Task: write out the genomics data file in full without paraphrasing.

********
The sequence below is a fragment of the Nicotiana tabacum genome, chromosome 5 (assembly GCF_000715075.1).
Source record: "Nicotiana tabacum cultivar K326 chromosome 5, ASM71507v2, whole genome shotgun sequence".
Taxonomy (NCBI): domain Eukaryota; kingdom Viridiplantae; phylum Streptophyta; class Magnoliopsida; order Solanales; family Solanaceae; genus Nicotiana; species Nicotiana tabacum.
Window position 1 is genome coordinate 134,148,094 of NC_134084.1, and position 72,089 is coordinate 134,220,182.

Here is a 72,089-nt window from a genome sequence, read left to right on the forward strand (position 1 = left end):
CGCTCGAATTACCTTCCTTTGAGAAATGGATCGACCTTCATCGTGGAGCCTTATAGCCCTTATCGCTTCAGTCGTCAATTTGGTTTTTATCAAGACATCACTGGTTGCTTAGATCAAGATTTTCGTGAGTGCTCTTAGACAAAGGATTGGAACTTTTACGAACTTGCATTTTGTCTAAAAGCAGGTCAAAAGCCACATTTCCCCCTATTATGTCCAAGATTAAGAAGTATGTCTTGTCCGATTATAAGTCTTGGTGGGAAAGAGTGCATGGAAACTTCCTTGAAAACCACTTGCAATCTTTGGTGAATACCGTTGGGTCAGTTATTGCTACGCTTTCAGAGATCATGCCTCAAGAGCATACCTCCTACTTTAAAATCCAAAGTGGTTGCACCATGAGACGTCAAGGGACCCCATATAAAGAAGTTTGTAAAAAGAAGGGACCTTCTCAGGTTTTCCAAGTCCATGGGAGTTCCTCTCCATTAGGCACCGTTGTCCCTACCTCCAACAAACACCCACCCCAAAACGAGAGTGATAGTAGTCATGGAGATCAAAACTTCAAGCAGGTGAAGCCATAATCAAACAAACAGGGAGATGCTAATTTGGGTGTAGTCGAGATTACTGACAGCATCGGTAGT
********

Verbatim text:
The sequence below is a fragment of the Nicotiana tabacum genome, chromosome 5 (assembly GCF_000715075.1).
Source record: "Nicotiana tabacum cultivar K326 chromosome 5, ASM71507v2, whole genome shotgun sequence".
Taxonomy (NCBI): domain Eukaryota; kingdom Viridiplantae; phylum Streptophyta; class Magnoliopsida; order Solanales; family Solanaceae; genus Nicotiana; species Nicotiana tabacum.
Window position 1 is genome coordinate 134,148,094 of NC_134084.1, and position 72,089 is coordinate 134,220,182.

Here is a 72,089-nt window from a genome sequence, read left to right on the forward strand (position 1 = left end):
CGCTCGAATTACCTTCCTTTGAGAAATGGATCGACCTTCATCGTGGAGCCTTATAGCCCTTATCGCTTCAGTCGTCAATTTGGTTTTTATCAAGACATCACTGGTTGCTTAGATCAAGATTTTCGTGAGTGCTCTTAGACAAAGGATTGGAACTTTTACGAACTTGCATTTTGTCTAAAAGCAGGTCAAAAGCCACATTTCCCCCTATTATGTCCAAGATTAAGAAGTATGTCTTGTCCGATTATAAGTCTTGGTGGGAAAGAGTGCATGGAAACTTCCTTGAAAACCACTTGCAATCTTTGGTGAATACCGTTGGGTCAGTTATTGCTACGCTTTCAGAGATCATGCCTCAAGAGCATACCTCCTACTTTAAAATCCAAAGTGGTTGCACCATGAGACGTCAAGGGACCCCATATAAAGAAGTTTGTAAAAAGAAGGGACCTTCTCAGGTTTTCCAAGTCCATGGGAGTTCCTCTCCATTAGGCACCGTTGTCCCTACCTCCAACAAACACCCACCCCAAAACGAGAGTGATAGTAGTCATGGAGATCAAAACTTCAAGCAGGTGAAGCCATAATCAAACAAACAGGGAGATGCTAATTTGGGTGTAGTCGAGATTACTGACAGCATCGGTAGT